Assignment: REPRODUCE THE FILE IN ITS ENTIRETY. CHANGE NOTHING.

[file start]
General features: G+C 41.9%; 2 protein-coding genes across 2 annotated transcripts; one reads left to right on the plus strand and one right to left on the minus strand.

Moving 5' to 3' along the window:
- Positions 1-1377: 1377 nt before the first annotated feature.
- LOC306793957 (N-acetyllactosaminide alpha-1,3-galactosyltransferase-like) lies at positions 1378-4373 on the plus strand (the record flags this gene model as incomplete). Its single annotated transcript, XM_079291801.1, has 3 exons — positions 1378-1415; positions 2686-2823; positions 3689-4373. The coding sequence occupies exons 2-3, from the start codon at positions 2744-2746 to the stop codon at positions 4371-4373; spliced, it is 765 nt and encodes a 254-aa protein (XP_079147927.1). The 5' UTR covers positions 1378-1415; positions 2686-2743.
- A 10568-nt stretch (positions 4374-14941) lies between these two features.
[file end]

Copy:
General features: G+C 41.9%; 2 protein-coding genes across 2 annotated transcripts; one reads left to right on the plus strand and one right to left on the minus strand.

Moving 5' to 3' along the window:
- Positions 1-1377: 1377 nt before the first annotated feature.
- LOC306793957 (N-acetyllactosaminide alpha-1,3-galactosyltransferase-like) lies at positions 1378-4373 on the plus strand (the record flags this gene model as incomplete). Its single annotated transcript, XM_079291801.1, has 3 exons — positions 1378-1415; positions 2686-2823; positions 3689-4373. The coding sequence occupies exons 2-3, from the start codon at positions 2744-2746 to the stop codon at positions 4371-4373; spliced, it is 765 nt and encodes a 254-aa protein (XP_079147927.1). The 5' UTR covers positions 1378-1415; positions 2686-2743.
- A 10568-nt stretch (positions 4374-14941) lies between these two features.